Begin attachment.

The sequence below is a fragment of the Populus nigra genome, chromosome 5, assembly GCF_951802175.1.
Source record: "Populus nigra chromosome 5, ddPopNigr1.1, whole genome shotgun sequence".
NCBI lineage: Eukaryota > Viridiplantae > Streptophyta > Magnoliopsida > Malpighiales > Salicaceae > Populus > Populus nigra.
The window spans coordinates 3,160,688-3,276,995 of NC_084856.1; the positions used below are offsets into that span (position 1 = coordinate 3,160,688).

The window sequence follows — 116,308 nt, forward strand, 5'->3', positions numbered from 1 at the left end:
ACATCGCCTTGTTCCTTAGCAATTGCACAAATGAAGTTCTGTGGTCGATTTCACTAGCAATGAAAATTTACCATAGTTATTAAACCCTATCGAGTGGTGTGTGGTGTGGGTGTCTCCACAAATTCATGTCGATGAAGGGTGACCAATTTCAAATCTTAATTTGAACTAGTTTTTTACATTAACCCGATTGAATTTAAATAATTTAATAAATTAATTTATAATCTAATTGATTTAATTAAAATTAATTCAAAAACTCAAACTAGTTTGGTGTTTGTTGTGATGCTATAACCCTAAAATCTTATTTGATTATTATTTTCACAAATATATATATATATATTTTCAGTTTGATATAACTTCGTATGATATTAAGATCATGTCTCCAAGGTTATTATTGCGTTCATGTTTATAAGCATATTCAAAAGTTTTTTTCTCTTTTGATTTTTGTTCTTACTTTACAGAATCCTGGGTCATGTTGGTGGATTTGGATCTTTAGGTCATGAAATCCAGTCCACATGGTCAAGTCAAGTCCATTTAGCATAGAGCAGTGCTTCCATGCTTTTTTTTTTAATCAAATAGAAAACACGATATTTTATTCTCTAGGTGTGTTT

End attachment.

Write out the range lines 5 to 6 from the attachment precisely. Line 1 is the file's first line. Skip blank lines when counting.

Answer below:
The window sequence follows — 116,308 nt, forward strand, 5'->3', positions numbered from 1 at the left end:
ACATCGCCTTGTTCCTTAGCAATTGCACAAATGAAGTTCTGTGGTCGATTTCACTAGCAATGAAAATTTACCATAGTTATTAAACCCTATCGAGTGGTGTGTGGTGTGGGTGTCTCCACAAATTCATGTCGATGAAGGGTGACCAATTTCAAATCTTAATTTGAACTAGTTTTTTACATTAACCCGATTGAATTTAAATAATTTAATAAATTAATTTATAATCTAATTGATTTAATTAAAATTAATTCAAAAACTCAAACTAGTTTGGTGTTTGTTGTGATGCTATAACCCTAAAATCTTATTTGATTATTATTTTCACAAATATATATATATATATTTTCAGTTTGATATAACTTCGTATGATATTAAGATCATGTCTCCAAGGTTATTATTGCGTTCATGTTTATAAGCATATTCAAAAGTTTTTTTCTCTTTTGATTTTTGTTCTTACTTTACAGAATCCTGGGTCATGTTGGTGGATTTGGATCTTTAGGTCATGAAATCCAGTCCACATGGTCAAGTCAAGTCCATTTAGCATAGAGCAGTGCTTCCATGCTTTTTTTTTTAATCAAATAGAAAACACGATATTTTATTCTCTAGGTGTGTTT